This insistence on harmony has serious negative consequences. It effectively inhibits individual initiative and creativity. Individual ambition and achievements are often frowned upon by superiors as being disruptive to group harmony and are met with jealousy and even enmity by colleagues. A Japanese group, therefore, is quite capable of effectively stifling spontaneous expressions of individuality.

In the Japanese style decision-making process, the responsibility for making the decision is collective; that is, no single individual is solely responsible for it. For the corporate organization to reach a decision, there must be a consensus (nattoku) of all involved parties. For this reason, decision-making is time consuming and often indecisive. If there is substantial opposition to a proposal, decision-making gets bogged down, and decisions may be postponed or avoided altogether.

The system also runs the risk of prematurely suppressing critical viewpoints. As soon as it appears that a majority position is beginning to take shape, individuals often hurry to embrace that position, often uncritically, just to avoid "missing the boat."

Exclusivism and the Insider/Outsider Mentality

Japanese individuals find identity and a sense of security through their affiliation with a group, most noticeably with a mid-level group such as a business corporation. Their sense of achievement and emotional fulfillment is satisfied by contributing to the welfare of the group and having their contribution recognized and appreciated by other members.

Particularly in a small group, Japanese tend to form a closely-knit, highly-integrated organization in which members are particularistically related to each other with high emotive content; distinctions among individual members are blurred. A clear distinction is made between insiders and outsiders, the latter being treated by the former with indifference or with varying degrees of hostility. The historic root of this mentality may be found in the necessity of feudal villagers to band together and fight their common external enemies. Ordinarily, Japanese show a marked degree of coolness or indifference toward strangers, be they Japanese or foreigners.

This fact makes it doubly important for Japanese to belong to a group and be embraced by it because the outside world is viewed as inhospitable. This insider/outsider mentality is one reason why the lifetime employment system persists in Japan and why the pressure to conform to the group norm is so strong; for most Japanese, the fear of not being regarded as an accepted member of the group is very strong.

With the rapid internationalization of Japanese business, an increasingly larger number of Japanese firms are employing foreign managers, largely in their overseas operations. The insider/outsider mentality produces a strong impediment to effective utilization of these foreign nationals in Japanese corporate organizations. Because of their foreign culture, language, religion, and citizenship, they are not likely to be considered "insiders" no matter how long they work for a Japanese company or how capable they are. And because of the particularistic nature of the managerial selection and promotion system of Japanese corporations, the chances of foreigners taking top management positions in the parent Japanese company are very slim.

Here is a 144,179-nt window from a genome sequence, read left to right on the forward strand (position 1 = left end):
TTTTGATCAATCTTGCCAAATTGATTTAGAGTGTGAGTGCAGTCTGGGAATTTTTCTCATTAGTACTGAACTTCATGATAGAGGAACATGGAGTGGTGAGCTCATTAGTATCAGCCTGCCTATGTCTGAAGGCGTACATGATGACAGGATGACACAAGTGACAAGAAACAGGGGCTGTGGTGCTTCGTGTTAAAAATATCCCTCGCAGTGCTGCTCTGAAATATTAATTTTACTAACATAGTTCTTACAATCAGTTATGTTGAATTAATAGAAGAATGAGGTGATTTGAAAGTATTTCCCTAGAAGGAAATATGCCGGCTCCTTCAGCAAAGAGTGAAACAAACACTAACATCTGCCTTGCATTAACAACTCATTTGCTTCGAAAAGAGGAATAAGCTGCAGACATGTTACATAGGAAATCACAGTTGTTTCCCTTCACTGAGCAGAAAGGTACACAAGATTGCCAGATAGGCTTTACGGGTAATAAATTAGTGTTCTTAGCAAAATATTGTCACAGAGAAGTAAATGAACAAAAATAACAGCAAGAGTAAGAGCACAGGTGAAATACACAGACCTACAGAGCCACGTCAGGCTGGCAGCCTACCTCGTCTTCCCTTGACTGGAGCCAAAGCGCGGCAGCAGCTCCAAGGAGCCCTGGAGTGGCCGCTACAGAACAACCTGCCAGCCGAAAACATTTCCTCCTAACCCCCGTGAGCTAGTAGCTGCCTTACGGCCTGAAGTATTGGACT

The fact that most of Japan's large corporations pursue growth in market shares, rather than larger profits, as their primary goal is now well known in the West. Standard explanations for this strategy include, among others: (1) the long-term affiliation of Japanese managers with the same firm, (2) the pattern of majority shareholding that favors long-term relationships over short-term dividend payments, and (3) the absence of the fear of unfriendly takeovers.

The long-term outlook of Japanese corporate strategy is deeply rooted in the familistic groupism of Japanese society. Thanks to the career-long employment of most Japanese managers, top managers need not worry about their job security when they set in motion long-term investment projects or expensive research and development projects that might hurt the firm's short-term earnings. Since most managers are likely to remain in one corporation for the entire length of their career, they can afford to develop long-term projects, implement them over years, and reap benefits from them. In such an environment, a long-term strategy focused on market share is not only feasible, it's sensible.

The preoccupation with market share is not inspired by economic considerations alone; it has a strong sociocultural root. Japanese corporations are singularly obsessed with the relative standing of their firms within the industry and in the country. This obsession is a corollary of the rank and status consciousness prevalent in Japanese society. Within an industry, each firm vies for higher status. And the status is determined largely by each firm's market share, not its profitability. Within the national economy, a large corporation aspires to attain the status of a "first rate" (ichiryu) company. The public has a very keen perception of which firms are first, second, and third rate, and so on, and this awareness is perhaps the most important single motivational factor for the employees of a given corporation, from top management to the newest recruits.

To be considered ichiryu, a corporation must possess certain key attributes in addition to a respectable market share. These attributes include high-quality employees, respectable corporate goals and strategies, high-quality products, and a socially-responsible attitude of its top management. Above all, the firm should not have a reputation for being greedy and selfish; pursuing profits solely for the sake of profits is one of the quickest ways for a firm to develop such a disrepute.


The knowledge of the group-oriented values of Japanese society-and by extension, of other East Asian societies-is a useful tool for Americans who wish to acquire an understanding of business behavior and practices in this part of the world. No doubt Japan's competitive strength owes a great deal to its group orientation. But groupism also exacts a very high price in terms of the operational efficiency of Japanese business. Since the East Asian societies outside Japan are also more or less group oriented in their value systems, they may be presumed to have strengths and weaknesses that are similar to those of Japan, with, of course, some variations from society to society.
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Title Annotation:Global Business
Author:Haitani, Kanji
Publication:Business Perspectives
Date:Sep 22, 1990
Previous Article:Information systems for managers in a global economy.